No book except perhaps Uncle Tom’s Cabin had as powerful an impact on the abolitionist movement as Narrative of the
Life of Frederick Douglass. But while Stowe wrote about imaginary characters, Douglass’s book is a record of his own
remarkable life. Born a slave in 1818 on a plantation in Maryland,
Douglass taught himself to read and write. In 1845, seven years after escaping to the North, he published Narrative, the first
of three autobiographies. Continued below...
This book calmly but dramatically
recounts the horrors and the accomplishments of his early years—the daily, casual brutality of the white masters; his
painful efforts to educate himself; his decision to find freedom or die; and his harrowing but successful escape. An astonishing
orator and a skillful writer, Douglass became a newspaper editor, a political activist, and an eloquent spokesperson for the
civil rights of African Americans. He lived through the Civil War, the end of slavery, and the beginning of segregation. He
was celebrated internationally as the leading black intellectual of his day...and his story still resonates. Narrative of
Frederick Douglass, An American Slave, by Frederick Douglass, is part of the Barnes & Noble Classics series, which offers
quality editions at affordable prices to the student and the general reader, including new scholarship, thoughtful design,
and pages of carefully crafted extras. Here are some of the remarkable features of Barnes & Noble Classics: New introductions
commissioned from today's top writers and scholars; Biographies of the authors; Chronologies of contemporary historical, biographical,
and cultural events; Footnotes and endnotes; Selective discussions of imitations, parodies, poems, books, plays, paintings,
operas, statuary, and films inspired by the work; Comments by other famous authors; Study questions to challenge the reader's
viewpoints and expectations; Bibliographies for further reading; Indices & Glossaries, when appropriate. All editions
are beautifully designed and are printed to superior specifications; some include illustrations of historical interest. Barnes
& Noble Classics pulls together a constellation of influences—biographical, historical, and literary—to enrich
each reader's understanding of these enduring works. AWARDED 5 STARS by americancivilwarhistory.org
Recommended Reading: Frederick
Douglass : Autobiographies : Narrative of the Life of Frederick Douglass, an American Slave / My Bondage and My Freedom /
Life and Times of Frederick Douglass (Library of America)
(Hardcover: 1100 pages). Review From Library Journal:
Douglass (1818-95), a former slave, rose to become an abolitionist, writer, and orator. In this collection of his autobiographical
writings, edited by Gates (humanities, Harvard Univ.), he gives an extensive overview of his life. The work includes Narrative of the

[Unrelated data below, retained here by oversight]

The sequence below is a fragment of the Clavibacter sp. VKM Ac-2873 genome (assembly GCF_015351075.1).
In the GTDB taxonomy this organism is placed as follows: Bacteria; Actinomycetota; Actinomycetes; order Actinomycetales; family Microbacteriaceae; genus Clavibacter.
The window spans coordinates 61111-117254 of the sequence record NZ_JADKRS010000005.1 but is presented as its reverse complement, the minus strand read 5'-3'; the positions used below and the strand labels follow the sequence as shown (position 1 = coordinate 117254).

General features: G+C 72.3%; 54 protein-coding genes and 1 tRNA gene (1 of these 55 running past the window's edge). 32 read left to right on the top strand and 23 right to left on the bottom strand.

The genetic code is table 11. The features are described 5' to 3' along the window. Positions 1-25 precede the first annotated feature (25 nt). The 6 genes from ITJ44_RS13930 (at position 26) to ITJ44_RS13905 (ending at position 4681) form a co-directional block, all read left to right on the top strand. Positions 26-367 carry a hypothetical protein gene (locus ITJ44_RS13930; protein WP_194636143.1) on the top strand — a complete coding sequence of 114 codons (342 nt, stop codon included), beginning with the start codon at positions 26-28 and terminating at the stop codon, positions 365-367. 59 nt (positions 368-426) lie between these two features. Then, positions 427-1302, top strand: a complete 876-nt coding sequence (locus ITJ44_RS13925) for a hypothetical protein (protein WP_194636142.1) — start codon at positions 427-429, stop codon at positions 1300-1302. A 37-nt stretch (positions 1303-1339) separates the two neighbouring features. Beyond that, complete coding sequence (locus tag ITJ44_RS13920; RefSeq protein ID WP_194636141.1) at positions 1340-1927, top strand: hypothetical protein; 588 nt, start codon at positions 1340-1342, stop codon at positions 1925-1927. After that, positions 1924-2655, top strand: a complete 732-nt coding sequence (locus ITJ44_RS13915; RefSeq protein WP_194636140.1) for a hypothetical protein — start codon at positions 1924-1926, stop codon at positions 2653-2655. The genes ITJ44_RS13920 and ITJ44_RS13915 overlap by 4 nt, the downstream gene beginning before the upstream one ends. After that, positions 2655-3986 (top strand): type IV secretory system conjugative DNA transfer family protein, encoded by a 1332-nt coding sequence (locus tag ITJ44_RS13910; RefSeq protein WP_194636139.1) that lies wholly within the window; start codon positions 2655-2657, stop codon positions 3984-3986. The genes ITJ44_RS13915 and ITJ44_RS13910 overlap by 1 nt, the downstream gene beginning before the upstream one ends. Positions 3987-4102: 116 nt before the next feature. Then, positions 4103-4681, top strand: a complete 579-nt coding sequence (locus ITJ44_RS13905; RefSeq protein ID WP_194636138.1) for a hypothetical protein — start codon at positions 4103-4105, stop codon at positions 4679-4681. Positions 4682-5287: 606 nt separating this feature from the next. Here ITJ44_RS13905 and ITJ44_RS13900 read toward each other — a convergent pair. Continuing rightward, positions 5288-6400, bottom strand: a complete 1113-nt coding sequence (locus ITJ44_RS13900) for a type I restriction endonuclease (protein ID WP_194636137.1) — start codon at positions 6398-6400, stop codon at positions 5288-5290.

Life of Frederick Douglass, an American Slave (1845); My Bondage and My Freedom (1855); and Life and Times of Frederick Douglass
(1881). Continued below...
Douglass comments on his birth, his parentage, his two masters, and the brutality of slavery he witnessed. In Bondage, he
reflects on his childhood, life on the plantation, and his runaway plot. Life and Times concludes the trilogy: it covers his
early life as a slave, his escape from bondage, and his connection with the antislavery movement. This massive volume containing
Douglass's seminal works is highly recommended for black history collections.
Reading: The Life and Times of Frederick Douglass (Dover Value Editions). Description: Raised as a plantation
slave, Douglass went on to become a writer, orator, and major participant in the struggle for African-American freedom and
equality. In this engrossing narrative he recounts early years of abuse; his dramatic escape to the North and eventual freedom,
abolitionist campaigns, and his crusade for full civil rights for former slaves.
Recommended Reading: Douglass:
Autobiographies (Library of America College Editions). Description: Frederick Douglass, born a slave, educated himself, escaped, and made himself one of the greatest leaders in
American history. His brilliant anti-slavery speeches were so fiercely intelligent, and so startlingly eloquent, that many
people didn't believe he had been a slave. To prove them wrong, Douglass decided to write his own story. His autobiographical
narratives stunned the world, and have shocked, moved, and inspired readers ever since. Continued below...
Here, complete for the first time in one authoritative volume, are the three powerful and gripping stories,
now recognized as classics of American writing. Fascinating firsthand accounts of slavery and abolitionism, John Brown and
Abraham Lincoln, Civil War, Reconstruction, and the emerging struggle for civil rights, they are above all the inspiring story
of a self-made American: a slave who became adviser to the President, minister to Haiti, and the most influential black
American of the nineteenth century.